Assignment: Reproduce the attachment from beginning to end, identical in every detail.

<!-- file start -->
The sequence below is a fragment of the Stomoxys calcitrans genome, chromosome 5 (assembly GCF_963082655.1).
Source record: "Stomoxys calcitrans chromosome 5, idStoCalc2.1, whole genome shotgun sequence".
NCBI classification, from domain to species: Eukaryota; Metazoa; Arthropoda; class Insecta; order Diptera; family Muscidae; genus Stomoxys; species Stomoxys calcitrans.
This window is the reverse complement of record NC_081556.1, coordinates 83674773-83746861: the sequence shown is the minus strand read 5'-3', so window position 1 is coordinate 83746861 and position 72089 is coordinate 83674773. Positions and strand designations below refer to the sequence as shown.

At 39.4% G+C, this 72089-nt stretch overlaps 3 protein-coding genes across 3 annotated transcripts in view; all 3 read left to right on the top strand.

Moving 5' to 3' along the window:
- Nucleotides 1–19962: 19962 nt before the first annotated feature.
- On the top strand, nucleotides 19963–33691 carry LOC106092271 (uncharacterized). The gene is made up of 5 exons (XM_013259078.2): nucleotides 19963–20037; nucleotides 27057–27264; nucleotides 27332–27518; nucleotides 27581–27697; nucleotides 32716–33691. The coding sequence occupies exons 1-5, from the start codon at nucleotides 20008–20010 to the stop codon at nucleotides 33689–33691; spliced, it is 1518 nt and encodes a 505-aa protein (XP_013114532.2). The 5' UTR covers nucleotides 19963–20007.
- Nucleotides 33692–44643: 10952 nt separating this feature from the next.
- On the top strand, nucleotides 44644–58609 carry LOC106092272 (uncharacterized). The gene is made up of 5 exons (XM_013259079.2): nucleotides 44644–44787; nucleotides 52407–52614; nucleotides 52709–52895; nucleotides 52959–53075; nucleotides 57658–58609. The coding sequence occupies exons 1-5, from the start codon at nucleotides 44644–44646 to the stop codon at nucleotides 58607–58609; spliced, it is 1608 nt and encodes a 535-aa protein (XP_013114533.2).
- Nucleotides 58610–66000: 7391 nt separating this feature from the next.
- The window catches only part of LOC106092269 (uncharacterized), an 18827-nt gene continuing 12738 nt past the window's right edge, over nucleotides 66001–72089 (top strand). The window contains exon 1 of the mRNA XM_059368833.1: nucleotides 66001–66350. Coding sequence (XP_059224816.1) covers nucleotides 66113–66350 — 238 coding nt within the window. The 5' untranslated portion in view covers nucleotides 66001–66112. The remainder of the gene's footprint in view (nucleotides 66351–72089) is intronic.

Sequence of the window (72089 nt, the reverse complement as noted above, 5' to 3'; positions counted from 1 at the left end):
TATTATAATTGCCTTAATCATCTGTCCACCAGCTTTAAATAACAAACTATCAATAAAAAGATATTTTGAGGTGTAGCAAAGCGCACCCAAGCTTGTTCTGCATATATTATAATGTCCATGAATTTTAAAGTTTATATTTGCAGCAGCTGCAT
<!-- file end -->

The sequence below is a fragment of the Stomoxys calcitrans genome, chromosome 5 (assembly GCF_963082655.1).
Source record: "Stomoxys calcitrans chromosome 5, idStoCalc2.1, whole genome shotgun sequence".
NCBI classification, from domain to species: Eukaryota; Metazoa; Arthropoda; class Insecta; order Diptera; family Muscidae; genus Stomoxys; species Stomoxys calcitrans.
This window is the reverse complement of record NC_081556.1, coordinates 83674773-83746861: the sequence shown is the minus strand read 5'-3', so window position 1 is coordinate 83746861 and position 72089 is coordinate 83674773. Positions and strand designations below refer to the sequence as shown.

At 39.4% G+C, this 72089-nt stretch overlaps 3 protein-coding genes across 3 annotated transcripts in view; all 3 read left to right on the top strand.

Moving 5' to 3' along the window:
- Nucleotides 1–19962: 19962 nt before the first annotated feature.
- On the top strand, nucleotides 19963–33691 carry LOC106092271 (uncharacterized). The gene is made up of 5 exons (XM_013259078.2): nucleotides 19963–20037; nucleotides 27057–27264; nucleotides 27332–27518; nucleotides 27581–27697; nucleotides 32716–33691. The coding sequence occupies exons 1-5, from the start codon at nucleotides 20008–20010 to the stop codon at nucleotides 33689–33691; spliced, it is 1518 nt and encodes a 505-aa protein (XP_013114532.2). The 5' UTR covers nucleotides 19963–20007.
- Nucleotides 33692–44643: 10952 nt separating this feature from the next.
- On the top strand, nucleotides 44644–58609 carry LOC106092272 (uncharacterized). The gene is made up of 5 exons (XM_013259079.2): nucleotides 44644–44787; nucleotides 52407–52614; nucleotides 52709–52895; nucleotides 52959–53075; nucleotides 57658–58609. The coding sequence occupies exons 1-5, from the start codon at nucleotides 44644–44646 to the stop codon at nucleotides 58607–58609; spliced, it is 1608 nt and encodes a 535-aa protein (XP_013114533.2).
- Nucleotides 58610–66000: 7391 nt separating this feature from the next.
- The window catches only part of LOC106092269 (uncharacterized), an 18827-nt gene continuing 12738 nt past the window's right edge, over nucleotides 66001–72089 (top strand). The window contains exon 1 of the mRNA XM_059368833.1: nucleotides 66001–66350. Coding sequence (XP_059224816.1) covers nucleotides 66113–66350 — 238 coding nt within the window. The 5' untranslated portion in view covers nucleotides 66001–66112. The remainder of the gene's footprint in view (nucleotides 66351–72089) is intronic.

Sequence of the window (72089 nt, the reverse complement as noted above, 5' to 3'; positions counted from 1 at the left end):
TATTATAATTGCCTTAATCATCTGTCCACCAGCTTTAAATAACAAACTATCAATAAAAAGATATTTTGAGGTGTAGCAAAGCGCACCCAAGCTTGTTCTGCATATATTATAATGTCCATGAATTTTAAAGTTTATATTTGCAGCAGCTGCAT